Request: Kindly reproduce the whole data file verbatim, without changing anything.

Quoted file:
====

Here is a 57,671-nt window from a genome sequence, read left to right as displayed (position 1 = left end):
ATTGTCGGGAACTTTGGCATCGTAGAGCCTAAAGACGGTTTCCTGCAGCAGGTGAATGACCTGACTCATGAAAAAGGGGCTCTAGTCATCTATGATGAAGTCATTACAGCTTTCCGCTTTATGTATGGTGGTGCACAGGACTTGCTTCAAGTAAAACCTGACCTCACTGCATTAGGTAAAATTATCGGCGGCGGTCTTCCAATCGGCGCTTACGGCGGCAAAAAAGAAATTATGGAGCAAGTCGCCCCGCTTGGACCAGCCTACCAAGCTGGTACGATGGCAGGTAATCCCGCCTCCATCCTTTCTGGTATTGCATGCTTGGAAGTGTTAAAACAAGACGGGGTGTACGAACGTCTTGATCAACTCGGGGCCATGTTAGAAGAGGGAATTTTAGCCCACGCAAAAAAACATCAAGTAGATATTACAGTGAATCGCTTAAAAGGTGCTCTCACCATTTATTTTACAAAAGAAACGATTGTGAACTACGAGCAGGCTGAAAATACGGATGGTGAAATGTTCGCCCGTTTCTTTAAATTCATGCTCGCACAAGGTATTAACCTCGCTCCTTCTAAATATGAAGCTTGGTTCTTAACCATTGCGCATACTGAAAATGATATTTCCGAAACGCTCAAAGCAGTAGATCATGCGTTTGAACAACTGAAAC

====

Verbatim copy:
Here is a 57,671-nt window from a genome sequence, read left to right as displayed (position 1 = left end):
ATTGTCGGGAACTTTGGCATCGTAGAGCCTAAAGACGGTTTCCTGCAGCAGGTGAATGACCTGACTCATGAAAAAGGGGCTCTAGTCATCTATGATGAAGTCATTACAGCTTTCCGCTTTATGTATGGTGGTGCACAGGACTTGCTTCAAGTAAAACCTGACCTCACTGCATTAGGTAAAATTATCGGCGGCGGTCTTCCAATCGGCGCTTACGGCGGCAAAAAAGAAATTATGGAGCAAGTCGCCCCGCTTGGACCAGCCTACCAAGCTGGTACGATGGCAGGTAATCCCGCCTCCATCCTTTCTGGTATTGCATGCTTGGAAGTGTTAAAACAAGACGGGGTGTACGAACGTCTTGATCAACTCGGGGCCATGTTAGAAGAGGGAATTTTAGCCCACGCAAAAAAACATCAAGTAGATATTACAGTGAATCGCTTAAAAGGTGCTCTCACCATTTATTTTACAAAAGAAACGATTGTGAACTACGAGCAGGCTGAAAATACGGATGGTGAAATGTTCGCCCGTTTCTTTAAATTCATGCTCGCACAAGGTATTAACCTCGCTCCTTCTAAATATGAAGCTTGGTTCTTAACCATTGCGCATACTGAAAATGATATTTCCGAAACGCTCAAAGCAGTAGATCATGCGTTTGAACAACTGAAAC